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VOL. 40 | NO. 30 | Friday, July 22, 2016

Artist captures venue’s stars, rich history in mural

By Tim Ghianni

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Jimmy Buffett, the Exit/In’s first performer, holds an honored position atop Deese’s mural.

-- Michelle Morrow | The Ledger

Listening to the music of the artists selected for his Exit/In mural was one way semi-reformed graffiti artist Bryan Deese got in the mood for the stencils he cut for all of the people (and objects) that appear on his massive 45th Anniversary mural.

He didn’t always like what he was listening to, especially when making a 5-foot-tall Jimmy Buffett, who was the first performer at the club.

“I’m not a huge Jimmy Buffett guy,” says Deese, of the singer-songwriter who left Nashville to discover “Margaritaville.”

Muralist Bryan Deese sits near his work outside Exit/In on Elliston Place.

“But he and Exit/In are intertwined” in that the guy best known for sunny, sometimes funny songs that have earned him a following of “Parrotheads” (aka “Parrot Heads”), people who dress colorfully and pretend for a couple of hours to be living the silly son of a beach’s imaginary lifestyle.

Still, Buffett is important over on Elliston Place, because back in 1971 – when he was a country singer-songwriter – he was the inaugural performer at Nashville’s first real listening room.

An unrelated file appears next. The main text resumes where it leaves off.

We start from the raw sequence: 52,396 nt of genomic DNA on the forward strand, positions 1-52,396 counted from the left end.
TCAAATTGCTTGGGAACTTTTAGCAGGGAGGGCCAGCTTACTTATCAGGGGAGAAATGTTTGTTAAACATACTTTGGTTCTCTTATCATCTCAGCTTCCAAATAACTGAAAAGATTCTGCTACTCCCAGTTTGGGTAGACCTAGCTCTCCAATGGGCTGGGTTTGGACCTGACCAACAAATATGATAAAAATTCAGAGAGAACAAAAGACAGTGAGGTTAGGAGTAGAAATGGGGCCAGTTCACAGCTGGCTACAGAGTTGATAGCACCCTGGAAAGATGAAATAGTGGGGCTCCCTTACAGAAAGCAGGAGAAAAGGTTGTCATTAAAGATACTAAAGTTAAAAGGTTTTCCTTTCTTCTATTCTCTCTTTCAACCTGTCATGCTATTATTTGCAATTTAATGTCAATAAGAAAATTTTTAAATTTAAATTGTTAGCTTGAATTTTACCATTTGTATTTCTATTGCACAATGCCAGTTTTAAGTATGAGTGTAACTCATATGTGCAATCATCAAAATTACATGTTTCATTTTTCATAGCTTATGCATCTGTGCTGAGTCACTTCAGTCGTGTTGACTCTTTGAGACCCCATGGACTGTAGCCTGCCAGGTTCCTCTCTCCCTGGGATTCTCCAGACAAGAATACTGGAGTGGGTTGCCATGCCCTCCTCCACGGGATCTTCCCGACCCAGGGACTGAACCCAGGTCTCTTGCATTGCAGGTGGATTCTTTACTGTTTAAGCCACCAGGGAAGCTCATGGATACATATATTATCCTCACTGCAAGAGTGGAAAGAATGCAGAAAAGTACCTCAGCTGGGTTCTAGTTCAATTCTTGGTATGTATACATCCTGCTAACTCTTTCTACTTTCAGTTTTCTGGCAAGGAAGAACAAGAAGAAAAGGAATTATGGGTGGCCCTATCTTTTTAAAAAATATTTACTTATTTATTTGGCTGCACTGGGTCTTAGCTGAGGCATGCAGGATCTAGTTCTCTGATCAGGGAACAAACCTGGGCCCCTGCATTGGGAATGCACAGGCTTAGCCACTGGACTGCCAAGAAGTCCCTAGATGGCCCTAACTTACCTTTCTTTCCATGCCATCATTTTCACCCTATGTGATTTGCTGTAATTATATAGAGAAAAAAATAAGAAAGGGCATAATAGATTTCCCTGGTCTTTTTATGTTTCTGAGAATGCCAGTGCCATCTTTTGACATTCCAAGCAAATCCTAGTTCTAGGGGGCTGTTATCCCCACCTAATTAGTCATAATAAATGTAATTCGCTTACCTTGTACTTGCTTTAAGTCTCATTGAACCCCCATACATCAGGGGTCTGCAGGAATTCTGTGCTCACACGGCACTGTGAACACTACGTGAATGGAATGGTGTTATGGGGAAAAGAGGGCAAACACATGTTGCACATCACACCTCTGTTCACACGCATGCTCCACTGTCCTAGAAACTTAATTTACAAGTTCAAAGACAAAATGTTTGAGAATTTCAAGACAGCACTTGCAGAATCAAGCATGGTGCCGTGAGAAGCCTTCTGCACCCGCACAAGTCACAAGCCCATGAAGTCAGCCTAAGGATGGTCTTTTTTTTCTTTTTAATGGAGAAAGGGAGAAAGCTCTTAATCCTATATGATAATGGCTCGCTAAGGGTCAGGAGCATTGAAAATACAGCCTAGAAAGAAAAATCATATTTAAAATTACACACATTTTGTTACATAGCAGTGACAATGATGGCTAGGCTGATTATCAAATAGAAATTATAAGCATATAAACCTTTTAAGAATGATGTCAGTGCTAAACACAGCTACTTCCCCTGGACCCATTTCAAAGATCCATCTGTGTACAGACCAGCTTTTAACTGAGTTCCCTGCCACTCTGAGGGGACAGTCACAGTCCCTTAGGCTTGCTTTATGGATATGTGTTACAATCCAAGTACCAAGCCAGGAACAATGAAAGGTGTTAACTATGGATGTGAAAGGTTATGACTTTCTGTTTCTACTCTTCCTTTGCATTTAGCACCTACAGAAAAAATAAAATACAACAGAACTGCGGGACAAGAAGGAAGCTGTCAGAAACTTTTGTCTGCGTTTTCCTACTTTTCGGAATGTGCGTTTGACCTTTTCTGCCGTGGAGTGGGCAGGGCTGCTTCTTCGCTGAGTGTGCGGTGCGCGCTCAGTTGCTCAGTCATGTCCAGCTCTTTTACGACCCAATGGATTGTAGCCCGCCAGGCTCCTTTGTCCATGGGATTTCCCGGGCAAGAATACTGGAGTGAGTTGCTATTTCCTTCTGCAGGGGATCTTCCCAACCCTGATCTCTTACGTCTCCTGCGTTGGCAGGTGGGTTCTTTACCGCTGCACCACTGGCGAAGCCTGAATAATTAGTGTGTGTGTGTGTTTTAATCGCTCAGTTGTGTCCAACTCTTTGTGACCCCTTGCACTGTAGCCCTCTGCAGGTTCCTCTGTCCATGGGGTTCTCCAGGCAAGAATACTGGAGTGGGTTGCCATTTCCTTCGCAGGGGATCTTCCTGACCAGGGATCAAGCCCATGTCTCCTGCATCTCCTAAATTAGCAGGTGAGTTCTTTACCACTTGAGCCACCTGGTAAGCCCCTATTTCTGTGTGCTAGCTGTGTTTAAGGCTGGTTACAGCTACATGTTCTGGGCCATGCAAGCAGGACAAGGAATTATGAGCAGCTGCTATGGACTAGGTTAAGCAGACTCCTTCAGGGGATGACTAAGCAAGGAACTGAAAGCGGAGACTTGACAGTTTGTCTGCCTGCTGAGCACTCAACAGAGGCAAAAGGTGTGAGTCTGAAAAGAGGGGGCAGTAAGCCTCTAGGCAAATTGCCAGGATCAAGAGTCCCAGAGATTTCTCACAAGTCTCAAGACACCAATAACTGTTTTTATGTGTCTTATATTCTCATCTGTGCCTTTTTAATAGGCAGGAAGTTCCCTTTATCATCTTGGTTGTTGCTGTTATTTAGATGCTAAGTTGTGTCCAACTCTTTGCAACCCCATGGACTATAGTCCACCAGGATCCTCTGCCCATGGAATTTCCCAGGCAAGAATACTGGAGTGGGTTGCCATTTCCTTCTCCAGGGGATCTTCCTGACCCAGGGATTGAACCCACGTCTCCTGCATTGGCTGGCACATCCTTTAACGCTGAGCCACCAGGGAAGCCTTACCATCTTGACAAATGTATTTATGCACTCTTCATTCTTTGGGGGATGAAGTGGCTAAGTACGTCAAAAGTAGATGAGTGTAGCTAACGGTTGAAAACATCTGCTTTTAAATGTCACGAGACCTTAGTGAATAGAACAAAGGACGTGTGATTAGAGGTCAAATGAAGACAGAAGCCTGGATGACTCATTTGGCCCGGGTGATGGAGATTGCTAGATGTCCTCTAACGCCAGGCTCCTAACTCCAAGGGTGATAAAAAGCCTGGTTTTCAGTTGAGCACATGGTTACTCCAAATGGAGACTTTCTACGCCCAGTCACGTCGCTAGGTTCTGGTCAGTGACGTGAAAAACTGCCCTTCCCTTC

It was “before he had the beach-bum persona,” says Deese, noting it was difficult to find “source material” to reference.

“All the pictures I’d see, he’s in this floweredy shirt or something,” says Deese, 43, who has taken his early love of graffiti and street art to a professional level.

(Disclaimer: My partner in writing this package on the Exit/In, Hollie Deese, is the wife of Bryan Deese, so she disassociated herself from this part of the story.)

One could argue that, in real life, Buffett has made the transition from Nashville singer-songwriter to arena-filling tropical troubadour just as the club has made the transition from intimate listening room to a large, open rock ‘n’ roll venue.

“I really love how Jimmy Buffett came out on top,” he says, of the 5-foot visage he concocted of the singer.

“He’s kind of, like, winking,” he adds, noting the Buffett face is a perfect symbol of the “loose, laid-back way people hear music” at the Exit/In.

Deese relished the entire project.

“My favorite stuff to do in paint is Nashville’s pop-culture history. This is exactly the stuff I like to paint, the kind of thing I would paint for free.”

That he is able to create eye-catching images like this for a living is a special joy for Deese, who also has painted very public murals of Johnny Cash and Merle Haggard around Nashville.

He says there was give-and-take with club management on which artists he would paint, but, “I had complete control, creatively, stylistically” – including doing it in black-and-white, a palette that “tells your brain cells ‘this is history.’”

He didn’t have much trouble listening to the music of the others images, he says, adding he was told to stick to figures from the 1970s and 1980s, the era when the club was establishing its iconic status.

Using the spectrum of faces, from Joe Strummer to Ernest Tubb, Deese was telling his version of the Exit/In’s story with each stencil he cut to guide his painting.

“I look at that rock club with a lot of reverence, a lot of respect. I like the fact they’ve been able to have a venue like that in Nashville so long,” he says, adding he wanted to please the owners, of course, but it also “was about doing something the city could be proud of.”

“It was like, man, this venue has been so important to the city.”

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